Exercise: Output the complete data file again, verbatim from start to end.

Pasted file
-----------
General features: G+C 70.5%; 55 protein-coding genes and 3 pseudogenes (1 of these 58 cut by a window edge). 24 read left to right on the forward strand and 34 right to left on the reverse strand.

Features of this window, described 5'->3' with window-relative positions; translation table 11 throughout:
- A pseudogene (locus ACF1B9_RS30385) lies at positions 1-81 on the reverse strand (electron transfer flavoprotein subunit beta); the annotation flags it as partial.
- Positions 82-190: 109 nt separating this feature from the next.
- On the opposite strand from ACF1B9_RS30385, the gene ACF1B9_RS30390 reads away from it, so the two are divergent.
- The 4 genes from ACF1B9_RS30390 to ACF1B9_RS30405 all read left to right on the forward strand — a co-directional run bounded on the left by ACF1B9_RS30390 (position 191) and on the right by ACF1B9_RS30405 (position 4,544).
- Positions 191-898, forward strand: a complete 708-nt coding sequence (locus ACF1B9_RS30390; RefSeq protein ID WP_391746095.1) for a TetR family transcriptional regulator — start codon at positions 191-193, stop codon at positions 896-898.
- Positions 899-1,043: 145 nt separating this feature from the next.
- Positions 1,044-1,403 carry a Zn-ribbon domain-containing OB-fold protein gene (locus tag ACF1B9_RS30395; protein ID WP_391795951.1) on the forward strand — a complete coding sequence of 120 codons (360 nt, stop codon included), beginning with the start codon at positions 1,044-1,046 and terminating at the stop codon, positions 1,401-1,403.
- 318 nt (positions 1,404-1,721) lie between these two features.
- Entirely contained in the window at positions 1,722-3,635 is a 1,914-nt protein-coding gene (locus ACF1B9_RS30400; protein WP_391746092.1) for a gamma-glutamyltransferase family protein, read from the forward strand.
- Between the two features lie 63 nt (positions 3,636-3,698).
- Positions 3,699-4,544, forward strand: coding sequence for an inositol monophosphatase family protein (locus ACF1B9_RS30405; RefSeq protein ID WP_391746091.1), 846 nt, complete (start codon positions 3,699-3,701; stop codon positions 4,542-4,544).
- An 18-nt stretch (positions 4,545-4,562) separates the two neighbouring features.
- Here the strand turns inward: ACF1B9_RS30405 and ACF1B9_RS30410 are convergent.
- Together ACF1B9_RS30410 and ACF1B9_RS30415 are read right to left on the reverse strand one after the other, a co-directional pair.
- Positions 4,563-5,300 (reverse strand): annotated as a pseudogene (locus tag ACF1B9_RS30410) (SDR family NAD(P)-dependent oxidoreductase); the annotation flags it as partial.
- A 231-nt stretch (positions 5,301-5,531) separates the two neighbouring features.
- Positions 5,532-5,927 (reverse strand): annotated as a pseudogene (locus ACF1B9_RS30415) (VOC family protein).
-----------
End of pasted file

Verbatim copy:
General features: G+C 70.5%; 55 protein-coding genes and 3 pseudogenes (1 of these 58 cut by a window edge). 24 read left to right on the forward strand and 34 right to left on the reverse strand.

Features of this window, described 5'->3' with window-relative positions; translation table 11 throughout:
- A pseudogene (locus ACF1B9_RS30385) lies at positions 1-81 on the reverse strand (electron transfer flavoprotein subunit beta); the annotation flags it as partial.
- Positions 82-190: 109 nt separating this feature from the next.
- On the opposite strand from ACF1B9_RS30385, the gene ACF1B9_RS30390 reads away from it, so the two are divergent.
- The 4 genes from ACF1B9_RS30390 to ACF1B9_RS30405 all read left to right on the forward strand — a co-directional run bounded on the left by ACF1B9_RS30390 (position 191) and on the right by ACF1B9_RS30405 (position 4,544).
- Positions 191-898, forward strand: a complete 708-nt coding sequence (locus ACF1B9_RS30390; RefSeq protein ID WP_391746095.1) for a TetR family transcriptional regulator — start codon at positions 191-193, stop codon at positions 896-898.
- Positions 899-1,043: 145 nt separating this feature from the next.
- Positions 1,044-1,403 carry a Zn-ribbon domain-containing OB-fold protein gene (locus tag ACF1B9_RS30395; protein ID WP_391795951.1) on the forward strand — a complete coding sequence of 120 codons (360 nt, stop codon included), beginning with the start codon at positions 1,044-1,046 and terminating at the stop codon, positions 1,401-1,403.
- 318 nt (positions 1,404-1,721) lie between these two features.
- Entirely contained in the window at positions 1,722-3,635 is a 1,914-nt protein-coding gene (locus ACF1B9_RS30400; protein WP_391746092.1) for a gamma-glutamyltransferase family protein, read from the forward strand.
- Between the two features lie 63 nt (positions 3,636-3,698).
- Positions 3,699-4,544, forward strand: coding sequence for an inositol monophosphatase family protein (locus ACF1B9_RS30405; RefSeq protein ID WP_391746091.1), 846 nt, complete (start codon positions 3,699-3,701; stop codon positions 4,542-4,544).
- An 18-nt stretch (positions 4,545-4,562) separates the two neighbouring features.
- Here the strand turns inward: ACF1B9_RS30405 and ACF1B9_RS30410 are convergent.
- Together ACF1B9_RS30410 and ACF1B9_RS30415 are read right to left on the reverse strand one after the other, a co-directional pair.
- Positions 4,563-5,300 (reverse strand): annotated as a pseudogene (locus tag ACF1B9_RS30410) (SDR family NAD(P)-dependent oxidoreductase); the annotation flags it as partial.
- A 231-nt stretch (positions 5,301-5,531) separates the two neighbouring features.
- Positions 5,532-5,927 (reverse strand): annotated as a pseudogene (locus ACF1B9_RS30415) (VOC family protein).